Written by: Ellen and Alan Alquist, IB/PYP Consultants, learn2inquire.com
Ellen and Alan Alquist have worked for years with International Schools, principally in the Middle East. Ellen has also been a consultant to International Schools in Europe and Africa. Her focus has been on the International Baccalaureate, Primary Years Program (PYP), Understanding by Design (UbD), mathematics and science. In this short blog, Ellen and Alan describe why and how they use Exemplars with these programs.
When teachers consider lesson planning, they typically think of the assessments last. This is natural, because the end of a unit of study typically culminates with the “big test,” or “final exam.” This misconception, however, causes inefficient and ineffective instruction. Assessment should be considered first. Careful consideration of summative assessments is fundamental to effective instructional planning. This is especially important when designing instructional units for inquiry-based learning or “Understanding by Design.” Making assessment the primary focus causes the teacher to concentrate on exactly what it is she or he wants their students to be able to do and understand as a result of instruction.
Assessments such as those designed by Exemplars provide a practical and rigorous way of doing this. The tasks are grounded in real-world experiences, and include a rubric and anchor papers with which to evaluate student responses. Materials are also aligned with national, IB and Common Core standards.
In our experience oversees, we use Exemplars tasks as a way of focusing teachers on assessment first when working with them on implementing the PYP (Primary Years Program) or UbD (Understanding by Design). After selecting an Exemplars task suitable for evaluating students’ mastery of the central ideas or enduring understandings in a particular unit, the teachers did the assessment themselves. They then marked their papers against the anchor papers. This led to a discussion among the teachers about the appropriateness of the particular assessment for the unit of instruction in question. When there was consensus that the assessment matched the goals of the unit, the task was adopted as a summative assessment. Occasionally modifications were made to be more culturally appropriate, depending on the country in which the tasks were being used. The numbers in a mathematics assessment were also tweaked from time to time to achieve a more curricular alignment.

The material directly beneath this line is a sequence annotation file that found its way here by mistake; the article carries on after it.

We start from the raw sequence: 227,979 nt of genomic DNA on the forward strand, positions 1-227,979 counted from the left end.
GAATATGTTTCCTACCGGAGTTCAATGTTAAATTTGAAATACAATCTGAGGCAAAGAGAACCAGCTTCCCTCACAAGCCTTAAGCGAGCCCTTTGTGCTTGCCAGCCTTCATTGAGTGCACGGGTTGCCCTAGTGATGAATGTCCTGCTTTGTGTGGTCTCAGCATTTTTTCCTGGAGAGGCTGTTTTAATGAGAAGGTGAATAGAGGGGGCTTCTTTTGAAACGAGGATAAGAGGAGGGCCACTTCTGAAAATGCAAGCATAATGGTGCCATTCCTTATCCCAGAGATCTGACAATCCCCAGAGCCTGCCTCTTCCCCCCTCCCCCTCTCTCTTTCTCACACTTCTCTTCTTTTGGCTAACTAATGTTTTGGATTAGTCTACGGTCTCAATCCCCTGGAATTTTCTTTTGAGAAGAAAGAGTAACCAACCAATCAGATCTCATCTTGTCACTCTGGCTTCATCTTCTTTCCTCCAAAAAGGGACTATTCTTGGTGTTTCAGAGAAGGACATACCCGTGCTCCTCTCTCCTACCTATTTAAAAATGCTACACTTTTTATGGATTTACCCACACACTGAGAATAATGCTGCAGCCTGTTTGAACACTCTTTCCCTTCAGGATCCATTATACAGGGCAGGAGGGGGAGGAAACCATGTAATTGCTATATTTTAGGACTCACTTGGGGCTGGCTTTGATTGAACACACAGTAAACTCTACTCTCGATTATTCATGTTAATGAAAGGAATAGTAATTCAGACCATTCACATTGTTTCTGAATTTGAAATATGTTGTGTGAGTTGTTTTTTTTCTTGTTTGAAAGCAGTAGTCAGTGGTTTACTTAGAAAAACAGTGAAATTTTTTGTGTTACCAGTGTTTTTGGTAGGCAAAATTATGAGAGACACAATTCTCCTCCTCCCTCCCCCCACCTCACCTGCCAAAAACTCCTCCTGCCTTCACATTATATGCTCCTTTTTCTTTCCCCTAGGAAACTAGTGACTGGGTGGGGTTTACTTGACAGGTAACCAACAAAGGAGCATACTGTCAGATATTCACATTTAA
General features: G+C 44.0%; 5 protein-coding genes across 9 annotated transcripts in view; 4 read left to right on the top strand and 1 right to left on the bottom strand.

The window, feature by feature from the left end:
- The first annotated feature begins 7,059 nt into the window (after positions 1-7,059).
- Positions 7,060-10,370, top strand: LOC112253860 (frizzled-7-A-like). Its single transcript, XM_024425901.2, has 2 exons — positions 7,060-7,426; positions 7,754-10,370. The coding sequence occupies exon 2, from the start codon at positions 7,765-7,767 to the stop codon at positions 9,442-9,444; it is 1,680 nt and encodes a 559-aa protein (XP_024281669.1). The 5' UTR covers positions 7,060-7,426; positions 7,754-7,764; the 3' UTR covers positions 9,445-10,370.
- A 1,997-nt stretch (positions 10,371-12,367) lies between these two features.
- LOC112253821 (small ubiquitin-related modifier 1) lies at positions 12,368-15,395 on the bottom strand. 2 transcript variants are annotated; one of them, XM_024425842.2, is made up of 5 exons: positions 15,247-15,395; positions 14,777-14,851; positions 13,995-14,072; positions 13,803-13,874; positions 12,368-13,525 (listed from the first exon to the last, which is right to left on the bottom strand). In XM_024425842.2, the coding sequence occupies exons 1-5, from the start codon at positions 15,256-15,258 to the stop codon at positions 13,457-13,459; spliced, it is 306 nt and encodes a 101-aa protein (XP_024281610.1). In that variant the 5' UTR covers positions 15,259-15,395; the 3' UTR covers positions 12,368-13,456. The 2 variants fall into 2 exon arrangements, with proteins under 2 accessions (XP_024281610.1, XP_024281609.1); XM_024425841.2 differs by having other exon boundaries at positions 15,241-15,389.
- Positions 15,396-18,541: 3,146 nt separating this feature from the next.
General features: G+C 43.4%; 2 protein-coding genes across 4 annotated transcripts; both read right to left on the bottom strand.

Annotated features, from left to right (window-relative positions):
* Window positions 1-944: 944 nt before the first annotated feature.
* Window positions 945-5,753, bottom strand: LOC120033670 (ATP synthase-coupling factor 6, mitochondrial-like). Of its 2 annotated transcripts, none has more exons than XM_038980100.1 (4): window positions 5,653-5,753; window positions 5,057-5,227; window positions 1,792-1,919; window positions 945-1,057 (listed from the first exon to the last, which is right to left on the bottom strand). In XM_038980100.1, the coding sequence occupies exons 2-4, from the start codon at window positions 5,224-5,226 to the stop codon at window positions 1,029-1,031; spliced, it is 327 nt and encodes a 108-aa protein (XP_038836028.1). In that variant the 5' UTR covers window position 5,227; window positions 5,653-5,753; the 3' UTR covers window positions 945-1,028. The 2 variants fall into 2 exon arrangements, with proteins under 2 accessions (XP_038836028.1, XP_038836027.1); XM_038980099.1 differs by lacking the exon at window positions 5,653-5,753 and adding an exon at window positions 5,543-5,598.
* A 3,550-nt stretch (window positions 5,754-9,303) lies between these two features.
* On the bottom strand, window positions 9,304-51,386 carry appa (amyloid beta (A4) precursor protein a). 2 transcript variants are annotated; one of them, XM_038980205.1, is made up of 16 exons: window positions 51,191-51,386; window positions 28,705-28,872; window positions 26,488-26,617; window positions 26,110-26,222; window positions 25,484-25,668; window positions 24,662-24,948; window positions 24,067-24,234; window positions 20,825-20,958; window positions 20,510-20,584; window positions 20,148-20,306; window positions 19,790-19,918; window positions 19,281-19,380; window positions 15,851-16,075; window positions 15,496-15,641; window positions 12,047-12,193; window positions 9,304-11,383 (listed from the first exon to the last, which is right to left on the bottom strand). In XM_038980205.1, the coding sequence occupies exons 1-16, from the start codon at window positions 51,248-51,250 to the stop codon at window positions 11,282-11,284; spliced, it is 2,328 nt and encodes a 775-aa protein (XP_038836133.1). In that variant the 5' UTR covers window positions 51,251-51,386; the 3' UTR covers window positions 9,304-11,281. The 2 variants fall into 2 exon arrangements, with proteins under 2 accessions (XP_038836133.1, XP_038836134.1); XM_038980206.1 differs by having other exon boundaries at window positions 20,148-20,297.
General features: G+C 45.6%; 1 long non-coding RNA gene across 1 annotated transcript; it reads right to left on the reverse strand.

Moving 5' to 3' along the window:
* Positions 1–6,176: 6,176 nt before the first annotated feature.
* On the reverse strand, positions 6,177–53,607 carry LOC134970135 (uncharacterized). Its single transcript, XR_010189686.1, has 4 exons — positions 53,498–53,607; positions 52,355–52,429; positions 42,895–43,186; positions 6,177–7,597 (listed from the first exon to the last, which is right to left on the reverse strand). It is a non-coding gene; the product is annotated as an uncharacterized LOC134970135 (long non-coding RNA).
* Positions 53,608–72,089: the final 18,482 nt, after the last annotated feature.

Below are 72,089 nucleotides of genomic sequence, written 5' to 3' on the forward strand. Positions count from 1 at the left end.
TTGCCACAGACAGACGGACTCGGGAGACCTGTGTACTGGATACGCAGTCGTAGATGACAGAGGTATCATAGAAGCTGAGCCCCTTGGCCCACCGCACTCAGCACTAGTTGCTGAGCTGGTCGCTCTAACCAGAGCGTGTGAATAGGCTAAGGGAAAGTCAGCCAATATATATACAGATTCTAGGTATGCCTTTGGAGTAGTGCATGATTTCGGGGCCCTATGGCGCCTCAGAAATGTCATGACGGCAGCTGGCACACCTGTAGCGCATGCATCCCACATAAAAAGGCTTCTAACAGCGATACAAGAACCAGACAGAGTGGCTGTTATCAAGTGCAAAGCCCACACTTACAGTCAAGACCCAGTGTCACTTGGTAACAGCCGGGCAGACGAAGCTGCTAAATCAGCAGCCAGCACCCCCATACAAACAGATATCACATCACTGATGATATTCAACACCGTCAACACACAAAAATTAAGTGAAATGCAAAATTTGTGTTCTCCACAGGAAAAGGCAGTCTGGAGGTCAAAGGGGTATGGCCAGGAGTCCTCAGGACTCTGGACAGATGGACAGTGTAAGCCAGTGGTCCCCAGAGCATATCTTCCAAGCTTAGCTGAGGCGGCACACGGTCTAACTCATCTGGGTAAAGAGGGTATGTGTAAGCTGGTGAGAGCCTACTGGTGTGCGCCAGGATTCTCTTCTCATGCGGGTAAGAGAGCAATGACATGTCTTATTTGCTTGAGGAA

After giving the test, teachers used the anchor papers to evaluate the students’ performance. The overall results were discussed by the teachers and used to inform planning for future teaching. It was often decided that the learning engagements or lessons needed to be altered. In many cases the Exemplars task was very suitable, but the teachers realized that the initial instruction had not adequately prepared their students for success. Use of Exemplars tasks had a dual benefit. Not only was student thinking revealed in greater clarity, but also teachers were able to be more reflective about their practice.
Many of the teachers we worked with reported that their students were genuinely engaged and enjoyed working on the assessments. This differs sharply with the typical student reaction to end-of-unit tests. In contrast to standard testing practices that assess products, the tasks set forth by Exemplars provide teachers with a way to examine the processes of student thinking. This is particularly important because research shows that teachers using alternative assessments focused on process are more disposed to be flexible and responsive to their students’ learning needs. (Spinelli 2001) Teachers who routinely use process-oriented assessments tend to continue expanding their practices with a greater range of choices and strategies. (Larrivee 2000) Teachers, staff developers and administrators seeking ways to transform and improve instruction will find Exemplars an invaluable resource.
Spinelli C. G. 2001. “Interactive teaching strategies and authentic curriculum and assessment: A model for effective classroom instruction.” Hong Kong Special Education Forum 4(1): 3–12.
Larrivee, B. 2000. “Transforming teaching practice: Becoming the critically reflective teacher.” Reflective Practice 1(3), 293–308.